The Feast of Pentecost – we used to call it Whitsunday – starts us off with a bang! However by the time we reach the end of the Sundays after Pentecost we’ll be sick and tired of the whole season. I know, it’s not technically a season. It just sounds like one. Pentecost ends the great days of Easter, completes Easter if you will.

I regret we have dropped the old Sundays after Trinity. But that is another story. Part of the problem of our exhaustion stems from our personalizing the tasks expected of us. In the jargon of the present we assume we are on a spiritual “journey”, perhaps with others, but nonetheless alone. We think in terms of faith helping us to discover ourselves – as if we had lost ourselves somewhere! We are to find our “inner reality” perhaps helped by getting into “spirituality”. Perhaps we think that if we manage all this we’ll be allowed into heaven.

There’s nothing wrong in any of these quests in themselves. Certainly we “find ourselves” as we realize who made us, why we were made, and what we are to become. Certainly spirituality is important as we surround ourselves in the unceasing prayers of the church which joins heaven and earth in praise and thanksgiving. It is when they become objects in themselves, divorced from the life witness and purpose of the church that they become futile attempts to gain life.

Isn’t it odd that the New Testament says very little about this sort of thing? The day of Pentecost, in the Early Church, was the day in which everyone celebrated the coming of the Kingdom. In Jesus, what we call heaven and what we call earth; what we call God, and what we call humanity, uniquely came together. Nothing has been the same since. God ‘s purpose is to restore heaven and earth, to make all things new. We together are called to be examples and spokes-persons for that which is to come. The power of the Holy Spirit is not given to each one of us in order that we may find ourselves, or fulfil ourselves or even get us to heaven. The power is given to us in order that we may be witnesses, life givers, to the fact that God’s purposes are unfolding. We are called, as were the Apostles, to go into all the world. In that world, although not of that world, we are to tell the story and make disciples, baptising them and incorporating them into the new kingdom. Nor is this merely a spiritual mission. In transforming people, we embrace our duty to guard all things created and to work for justice and peace, not because we can, by ourselves usher in the kingdom, but because the kingdom is and we are to be examples of what it will be like eventually.

If we as a church could only get back to being what we were created to be, many of the things which seem so vital, so important, that divide us into warring camps, would assume their proper relevance, defined not in terms of rights and entitlements, but in terms of duty and service, of life giving witness to the kingdom which is and which is to come.

As for going to heaven, that’s God’s business. Living and dying is something which happens to us all. But it isn’t a once-only happening. Rather dying and living is the daily experience of the church and of us all. In his book, THE JOY OF THE SAINTS, Richard Llewelyn writes:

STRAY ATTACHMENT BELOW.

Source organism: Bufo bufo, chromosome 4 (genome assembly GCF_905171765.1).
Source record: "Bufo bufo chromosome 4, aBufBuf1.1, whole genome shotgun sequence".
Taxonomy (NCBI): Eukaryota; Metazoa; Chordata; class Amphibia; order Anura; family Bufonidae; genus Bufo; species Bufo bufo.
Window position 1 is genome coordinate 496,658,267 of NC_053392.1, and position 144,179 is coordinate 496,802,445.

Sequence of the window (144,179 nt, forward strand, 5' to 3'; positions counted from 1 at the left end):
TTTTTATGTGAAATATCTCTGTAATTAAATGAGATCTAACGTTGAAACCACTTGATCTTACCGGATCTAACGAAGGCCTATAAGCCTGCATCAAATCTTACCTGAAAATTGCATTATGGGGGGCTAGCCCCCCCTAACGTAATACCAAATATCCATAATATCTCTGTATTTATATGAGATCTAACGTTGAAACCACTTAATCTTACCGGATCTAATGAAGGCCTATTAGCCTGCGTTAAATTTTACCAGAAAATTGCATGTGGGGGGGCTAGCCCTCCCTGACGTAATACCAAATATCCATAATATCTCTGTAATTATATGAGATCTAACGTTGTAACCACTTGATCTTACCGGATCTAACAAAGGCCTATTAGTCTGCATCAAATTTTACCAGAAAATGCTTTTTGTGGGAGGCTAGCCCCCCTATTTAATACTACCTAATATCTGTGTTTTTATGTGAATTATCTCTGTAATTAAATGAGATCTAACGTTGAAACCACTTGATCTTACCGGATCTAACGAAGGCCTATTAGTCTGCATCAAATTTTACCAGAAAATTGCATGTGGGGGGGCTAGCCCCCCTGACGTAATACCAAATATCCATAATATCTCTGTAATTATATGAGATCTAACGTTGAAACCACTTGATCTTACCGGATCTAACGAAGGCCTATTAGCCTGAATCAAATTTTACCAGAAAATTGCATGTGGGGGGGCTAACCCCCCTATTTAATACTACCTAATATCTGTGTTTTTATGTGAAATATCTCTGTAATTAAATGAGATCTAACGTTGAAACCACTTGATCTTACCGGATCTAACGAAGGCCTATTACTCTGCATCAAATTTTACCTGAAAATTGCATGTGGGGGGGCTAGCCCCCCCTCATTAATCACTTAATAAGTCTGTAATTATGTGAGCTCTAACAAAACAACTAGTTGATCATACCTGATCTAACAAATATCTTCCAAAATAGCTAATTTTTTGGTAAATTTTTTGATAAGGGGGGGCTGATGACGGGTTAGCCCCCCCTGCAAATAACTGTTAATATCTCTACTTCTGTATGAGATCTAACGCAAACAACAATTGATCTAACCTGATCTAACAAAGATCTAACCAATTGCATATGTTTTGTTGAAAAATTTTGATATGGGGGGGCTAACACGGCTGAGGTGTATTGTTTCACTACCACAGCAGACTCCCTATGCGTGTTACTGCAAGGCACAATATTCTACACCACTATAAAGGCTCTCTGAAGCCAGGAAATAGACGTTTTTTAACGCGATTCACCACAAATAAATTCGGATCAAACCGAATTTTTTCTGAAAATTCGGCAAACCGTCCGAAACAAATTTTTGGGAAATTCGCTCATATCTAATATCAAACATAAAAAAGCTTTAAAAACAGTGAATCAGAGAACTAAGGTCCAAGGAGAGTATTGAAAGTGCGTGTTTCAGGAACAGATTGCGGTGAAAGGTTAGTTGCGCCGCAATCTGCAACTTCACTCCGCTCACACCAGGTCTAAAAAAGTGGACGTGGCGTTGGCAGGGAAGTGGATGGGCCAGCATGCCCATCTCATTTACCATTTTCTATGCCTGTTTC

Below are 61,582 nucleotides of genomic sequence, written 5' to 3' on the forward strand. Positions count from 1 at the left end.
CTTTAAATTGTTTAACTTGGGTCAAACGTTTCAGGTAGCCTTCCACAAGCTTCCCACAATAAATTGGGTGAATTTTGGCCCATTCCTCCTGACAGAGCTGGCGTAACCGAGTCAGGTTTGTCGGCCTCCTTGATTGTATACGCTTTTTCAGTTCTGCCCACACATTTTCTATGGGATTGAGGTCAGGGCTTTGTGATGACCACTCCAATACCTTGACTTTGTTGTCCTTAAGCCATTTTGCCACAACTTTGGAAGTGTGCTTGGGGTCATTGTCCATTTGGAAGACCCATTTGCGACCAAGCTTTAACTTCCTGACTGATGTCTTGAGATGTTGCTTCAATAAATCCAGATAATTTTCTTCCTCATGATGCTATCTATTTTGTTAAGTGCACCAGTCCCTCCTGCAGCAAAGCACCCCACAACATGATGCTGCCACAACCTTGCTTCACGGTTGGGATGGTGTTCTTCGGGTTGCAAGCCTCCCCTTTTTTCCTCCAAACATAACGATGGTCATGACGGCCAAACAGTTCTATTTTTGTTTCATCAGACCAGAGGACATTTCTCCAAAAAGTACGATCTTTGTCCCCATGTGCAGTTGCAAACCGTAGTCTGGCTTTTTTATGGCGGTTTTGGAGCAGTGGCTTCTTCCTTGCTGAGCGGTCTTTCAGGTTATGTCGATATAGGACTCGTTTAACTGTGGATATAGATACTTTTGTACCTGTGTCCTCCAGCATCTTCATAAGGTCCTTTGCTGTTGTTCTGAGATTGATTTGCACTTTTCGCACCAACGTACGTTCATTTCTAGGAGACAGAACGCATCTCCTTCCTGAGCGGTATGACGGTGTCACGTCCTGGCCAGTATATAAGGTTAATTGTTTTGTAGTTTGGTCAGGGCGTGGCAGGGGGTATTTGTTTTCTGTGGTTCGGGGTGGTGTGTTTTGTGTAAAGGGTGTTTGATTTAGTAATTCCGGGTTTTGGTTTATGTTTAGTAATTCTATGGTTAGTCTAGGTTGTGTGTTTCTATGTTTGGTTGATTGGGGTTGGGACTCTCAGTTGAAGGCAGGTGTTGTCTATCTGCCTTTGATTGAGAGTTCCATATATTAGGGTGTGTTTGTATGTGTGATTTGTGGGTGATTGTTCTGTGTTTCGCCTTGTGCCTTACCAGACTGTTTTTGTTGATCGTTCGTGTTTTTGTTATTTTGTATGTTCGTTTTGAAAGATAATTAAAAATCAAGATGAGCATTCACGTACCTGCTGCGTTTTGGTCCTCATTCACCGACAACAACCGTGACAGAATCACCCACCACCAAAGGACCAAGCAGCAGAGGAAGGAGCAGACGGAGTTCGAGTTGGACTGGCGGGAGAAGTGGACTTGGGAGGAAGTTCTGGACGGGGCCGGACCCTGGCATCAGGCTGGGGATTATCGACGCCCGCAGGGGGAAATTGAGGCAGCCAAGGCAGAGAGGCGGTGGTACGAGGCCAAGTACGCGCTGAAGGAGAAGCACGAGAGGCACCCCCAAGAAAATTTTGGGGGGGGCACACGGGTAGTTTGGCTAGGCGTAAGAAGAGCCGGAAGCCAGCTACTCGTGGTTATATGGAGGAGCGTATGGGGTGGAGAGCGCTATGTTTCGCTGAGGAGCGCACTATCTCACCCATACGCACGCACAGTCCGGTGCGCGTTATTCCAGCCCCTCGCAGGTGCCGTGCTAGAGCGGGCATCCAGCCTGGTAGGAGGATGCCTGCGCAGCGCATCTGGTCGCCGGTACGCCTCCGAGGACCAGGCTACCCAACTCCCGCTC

“I recall when I was newly ordained being pulled up sharply when I misquoted the verse which says that we must lose our lives in order to find them. In fact Jesus said no such thing. We are not bidden to die in order that we may live -this is to be no nicely calculated venture embarked upon in order to bring in rich returns – but rather in the Pauline phrase, it is a matter of ‘dying and behold we live’. What is asked of us looks like loss, has every appearence of loss, and in the nakedness of faith the plunge is taken. Jesus did not die on the Cross in order that he might rise again. He died, was truly dead, and behold God raised him. Here is an illustration which has application to every aspect of the Christian life. With St. Paul the saints die daily, and with every death there is a rising to a fuller measure of the resurrection life. So by many deaths they are prepared – as we shall be too -for the final plunge into the ocean of God’s love.

Before that moment we often experience little deaths, many of which are beyond our control. This is also true of the church at large. Things which seem vital seem to die on us just as they do at home, in the family, at work, in the parish. Then there are those things we offer up, because they harm us, or annoy us, or deflect us. The wider church is asked to risk offering up that which many have fought for, for the good of the many. In our local parishes we are urged to give up our comfort-level, our introversion, our snobbish “Episcopalianism”. Yet in all these deaths, whether done to us, or offered by us, we discover that there is new life. Things offered are often returned transformed and renewed.

Then there will be that final plunge taking us out of time and space into the new heaven and the new earth which has always been God’s purpose and plan, as the Fall is reversed and all things are made new.

One Response

  1. Fr Tony, your thoughts are, as always, profound. I will quibble only with the beginning, wherein you profess discomfort with the “season” that “starts off with a bang” on the Day of Pentecost. I fear you are trying to put new wine into old wineskins–i.e. impose a pre-1979 BCP paradigm onto the 1979 BCP calendar. The Day of Pentecost is not the beginning of a season–it is the conclusion of a season: the Great Fifty Days of Easter. “Pentecost” is not a governing rubric that characterizes the long time between then and Advent; it is simply a marker. In this case, I think our Roman cousins are on to something, styling the season simply Ordinary Time.

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